Iran’s rulers, since Pahlavi times, have been attracted by the ‘Big Plan’, and in modern days this is as true as ever. The Islamic Republic’s five-year plans guide its governments, and the current one, for 2010 to 2015, sets an ambitious 8 percent target for annual economic growth and envisaged “eliminating the government’s dependence on oil and gas revenue for current expenditure” by 2015. Clear objectives may inspire confidence but their implementation is not always so easy.
Iktisaad Iran (‘Iran Economics’), the leading Tehran business magazine, recently reduced its growth forecast for the current Iranian year (March 2011-March 2012) from 4 percent to 3.1 percent, predicting just 2.5 percent growth in 2012-13.
The magazine cited not, as you might expect, United States-led sanctions as the culprit but global uncertainty linked to the Eurozone and the lack of sustained recovery after the 2007-8 world financial crisis.
“Contrary to some experts’ opinions, Iran has an ‘open economy’,” noted Iktisaad Iran. “Its trade ( including oil) ratio to GDP, exceeds many other countries’, including that of the United States.”
The magazine’s model also predicts Iran selling oil at an average of only $80 a barrel this year and $75 next, and so undermining Iran’s income from energy exports, which generate around 60 percent of government revenue.
That again contradicts much “expert opinion” which paints near-doomsday scenarios of oil prices at $200 a barrel, up from the current $115, in the wake of Iran closing the Hormuz Straits in the event of US-Israeli military strikes.
And why do such “experts” have the jitters? Well, try and factor in the possibility of war. When an explosion last month killed 17 at a military base near Tehran, speculation was rife that General Hassan Moqaddam had been targeted by Mossad for his role in Iran’s missile program.
But was he? Officials said Moqaddam had died accidentally during routine duties, whereas back in July, they gave different accounts on whether foreign agencies were involved in shooting dead Dariush Rezaienejad, the third Iranian scientist murdered in two years.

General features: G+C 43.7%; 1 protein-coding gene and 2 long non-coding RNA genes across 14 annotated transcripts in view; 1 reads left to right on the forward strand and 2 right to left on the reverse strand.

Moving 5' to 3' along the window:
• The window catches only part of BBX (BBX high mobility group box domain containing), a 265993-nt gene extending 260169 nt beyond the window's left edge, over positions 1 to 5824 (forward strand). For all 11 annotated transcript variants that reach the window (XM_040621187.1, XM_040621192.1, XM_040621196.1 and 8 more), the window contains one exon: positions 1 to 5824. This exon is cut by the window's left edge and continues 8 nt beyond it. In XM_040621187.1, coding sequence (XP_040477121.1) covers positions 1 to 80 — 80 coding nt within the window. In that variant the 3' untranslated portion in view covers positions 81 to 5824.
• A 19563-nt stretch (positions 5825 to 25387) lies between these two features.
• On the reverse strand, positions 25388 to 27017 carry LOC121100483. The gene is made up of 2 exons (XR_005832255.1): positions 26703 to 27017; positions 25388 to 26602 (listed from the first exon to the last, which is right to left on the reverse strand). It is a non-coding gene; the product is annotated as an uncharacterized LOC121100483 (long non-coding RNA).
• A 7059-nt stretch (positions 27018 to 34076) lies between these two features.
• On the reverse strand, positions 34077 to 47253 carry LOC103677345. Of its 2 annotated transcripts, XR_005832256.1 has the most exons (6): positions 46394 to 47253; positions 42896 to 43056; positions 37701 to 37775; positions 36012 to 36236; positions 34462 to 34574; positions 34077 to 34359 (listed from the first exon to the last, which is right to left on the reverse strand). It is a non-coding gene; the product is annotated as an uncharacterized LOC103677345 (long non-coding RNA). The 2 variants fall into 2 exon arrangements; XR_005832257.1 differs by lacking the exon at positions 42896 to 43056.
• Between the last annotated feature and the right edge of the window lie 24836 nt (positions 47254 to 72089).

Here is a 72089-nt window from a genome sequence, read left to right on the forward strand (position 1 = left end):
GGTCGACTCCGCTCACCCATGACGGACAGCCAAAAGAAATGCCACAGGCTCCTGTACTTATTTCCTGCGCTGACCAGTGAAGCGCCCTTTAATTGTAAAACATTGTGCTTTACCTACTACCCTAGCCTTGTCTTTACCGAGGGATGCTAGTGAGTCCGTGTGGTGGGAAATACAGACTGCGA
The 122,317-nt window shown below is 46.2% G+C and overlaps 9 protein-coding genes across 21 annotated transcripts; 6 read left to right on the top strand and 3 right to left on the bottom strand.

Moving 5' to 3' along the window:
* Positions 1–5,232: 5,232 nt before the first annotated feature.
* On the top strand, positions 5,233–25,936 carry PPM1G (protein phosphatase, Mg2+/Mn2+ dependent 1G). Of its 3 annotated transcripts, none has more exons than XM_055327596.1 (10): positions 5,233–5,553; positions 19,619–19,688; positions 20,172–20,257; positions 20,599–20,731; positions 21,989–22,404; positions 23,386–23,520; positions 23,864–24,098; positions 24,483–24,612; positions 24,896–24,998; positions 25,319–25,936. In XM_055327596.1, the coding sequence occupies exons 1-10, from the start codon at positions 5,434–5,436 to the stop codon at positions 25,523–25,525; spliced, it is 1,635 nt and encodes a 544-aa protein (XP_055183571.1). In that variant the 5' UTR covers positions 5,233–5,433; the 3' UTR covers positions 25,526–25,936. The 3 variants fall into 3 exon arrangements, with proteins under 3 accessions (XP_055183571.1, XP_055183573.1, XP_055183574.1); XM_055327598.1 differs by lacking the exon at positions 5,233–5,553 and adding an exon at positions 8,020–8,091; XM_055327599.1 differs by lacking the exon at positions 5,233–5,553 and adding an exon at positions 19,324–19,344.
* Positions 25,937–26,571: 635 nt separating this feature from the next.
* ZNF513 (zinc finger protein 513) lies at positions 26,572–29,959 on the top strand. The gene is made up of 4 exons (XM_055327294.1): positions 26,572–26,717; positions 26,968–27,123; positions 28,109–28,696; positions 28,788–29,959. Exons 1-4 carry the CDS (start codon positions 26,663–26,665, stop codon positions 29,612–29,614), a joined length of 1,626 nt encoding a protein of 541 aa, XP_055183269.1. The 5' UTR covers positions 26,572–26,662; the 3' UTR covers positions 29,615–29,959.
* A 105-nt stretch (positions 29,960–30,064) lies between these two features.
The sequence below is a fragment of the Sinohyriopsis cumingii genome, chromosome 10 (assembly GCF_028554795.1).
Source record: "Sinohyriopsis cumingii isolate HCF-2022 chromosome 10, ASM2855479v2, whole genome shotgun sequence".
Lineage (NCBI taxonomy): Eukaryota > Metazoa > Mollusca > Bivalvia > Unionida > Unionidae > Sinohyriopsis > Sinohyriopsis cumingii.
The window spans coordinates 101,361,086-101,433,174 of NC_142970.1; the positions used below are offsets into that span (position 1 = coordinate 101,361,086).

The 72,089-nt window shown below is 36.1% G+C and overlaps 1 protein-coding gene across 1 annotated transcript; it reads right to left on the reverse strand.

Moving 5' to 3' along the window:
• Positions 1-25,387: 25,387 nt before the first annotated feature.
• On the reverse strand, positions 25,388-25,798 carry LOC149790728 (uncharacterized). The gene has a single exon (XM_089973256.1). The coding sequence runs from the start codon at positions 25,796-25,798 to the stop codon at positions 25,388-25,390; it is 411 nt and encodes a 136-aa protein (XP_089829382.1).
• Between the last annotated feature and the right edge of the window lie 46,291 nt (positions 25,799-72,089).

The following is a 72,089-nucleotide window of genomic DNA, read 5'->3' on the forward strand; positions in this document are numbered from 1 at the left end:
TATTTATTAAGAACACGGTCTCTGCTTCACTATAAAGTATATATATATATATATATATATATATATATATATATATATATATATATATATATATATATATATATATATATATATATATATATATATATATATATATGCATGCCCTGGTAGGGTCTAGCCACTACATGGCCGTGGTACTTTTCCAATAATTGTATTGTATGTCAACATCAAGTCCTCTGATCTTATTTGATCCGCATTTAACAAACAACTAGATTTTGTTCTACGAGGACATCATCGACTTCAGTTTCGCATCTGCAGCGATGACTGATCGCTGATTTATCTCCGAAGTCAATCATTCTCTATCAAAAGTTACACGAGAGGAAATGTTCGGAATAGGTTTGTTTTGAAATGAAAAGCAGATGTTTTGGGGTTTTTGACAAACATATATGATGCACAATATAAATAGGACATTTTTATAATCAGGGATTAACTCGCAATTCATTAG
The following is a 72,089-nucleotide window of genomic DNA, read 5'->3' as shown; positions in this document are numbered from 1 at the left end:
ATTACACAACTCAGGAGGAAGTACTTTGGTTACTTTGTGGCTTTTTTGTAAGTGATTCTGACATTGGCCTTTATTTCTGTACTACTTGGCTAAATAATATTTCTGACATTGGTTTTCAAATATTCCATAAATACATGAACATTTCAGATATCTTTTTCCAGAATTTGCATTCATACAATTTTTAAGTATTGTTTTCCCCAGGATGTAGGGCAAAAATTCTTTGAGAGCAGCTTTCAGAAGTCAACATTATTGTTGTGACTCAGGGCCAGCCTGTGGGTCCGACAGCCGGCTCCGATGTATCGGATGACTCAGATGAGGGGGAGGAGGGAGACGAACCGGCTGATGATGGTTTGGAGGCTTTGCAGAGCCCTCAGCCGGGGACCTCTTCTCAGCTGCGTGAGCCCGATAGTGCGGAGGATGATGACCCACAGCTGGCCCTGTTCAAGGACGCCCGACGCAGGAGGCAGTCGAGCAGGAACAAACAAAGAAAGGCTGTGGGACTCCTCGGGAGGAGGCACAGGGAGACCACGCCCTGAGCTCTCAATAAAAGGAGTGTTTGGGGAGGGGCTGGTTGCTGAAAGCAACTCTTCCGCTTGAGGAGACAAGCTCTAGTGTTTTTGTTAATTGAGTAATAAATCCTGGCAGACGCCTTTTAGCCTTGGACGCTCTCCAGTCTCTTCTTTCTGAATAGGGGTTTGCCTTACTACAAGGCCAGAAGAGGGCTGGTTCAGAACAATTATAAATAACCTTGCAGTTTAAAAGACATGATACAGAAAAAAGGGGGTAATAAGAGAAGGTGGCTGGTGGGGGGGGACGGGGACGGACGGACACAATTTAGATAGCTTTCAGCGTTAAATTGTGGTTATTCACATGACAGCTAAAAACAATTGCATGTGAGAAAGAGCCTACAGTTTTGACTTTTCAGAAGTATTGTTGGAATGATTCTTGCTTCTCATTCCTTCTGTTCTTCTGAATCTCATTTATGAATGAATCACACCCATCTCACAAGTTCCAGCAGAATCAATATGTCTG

Did the explosion make Tehranis nervous? No, said one friend I called. “There has been so much talk here of war that the public discounts the probabilities,” he said. “It may trigger, however, some price and exchange rate increases.”
But what are those probabilities being willfully ignored?
January 2011 saw the demise of dialog between Iranian officials and representatives of the P5 plus 1 — the permanent members of the United Nations Security Council plus Germany — over Tehran’s nuclear program.
Around the same time, the Iranian government began to phase out subsidies on essentials. The International Monetary Fund applauded the move on fiscal grounds although it was dictated more by a desire to reduce dependence on imports. Despite the many holes in the tight blockade on Iran the most effective sanctions are Washington’s unilateral measures covering banking, coupled with its political pressure on all and sundry not to trade with Iran.
Despite the lack of sanctions on Iran’s oil exports, Washington has discouraged buyers. India and Iran have struggled through 2011 to find a route for New Delhi, Iran’s second biggest customer, to pay for crude, after the Indian central bank, under US pressure, in December 2010 forbade payments through a UN-established clearing mechanism. It is as of yet unclear if the latest route through Gazprombank, the banking arm of the Russian energy giant, is reliable.
And then there is political disquiet in Washington over China, Iran’s second-largest trading partner at $29 billion in 2010 behind only the European Union ($32 billion). China is one of Iran’s top three oil markets.
The Chinese, once keen to fill gaps in Iran left by Western energy companies, may be dragging their feet. As well as projects in a number of Iranian gas and oil fields, the state-owned China National Petroleum Company has a subsidiary, Petrochina, listed in New York and is therefore vulnerable to punitive US action.
How long will this uncertainty continue without a real crisis? Iran is no doubt encouraged by the botched US pre-hyping of last month’s report from the International Atomic Energy Agency whose proliferation accusations were undermined when a “foreign expert” turned out to have expertise on synthetic diamonds rather than nuclear bombs.
But when do grand plans ever go according to plan?
Gareth Smyth has reported from the Middle East for nearly two decades and was formerly the Financial Times correspondent in Tehran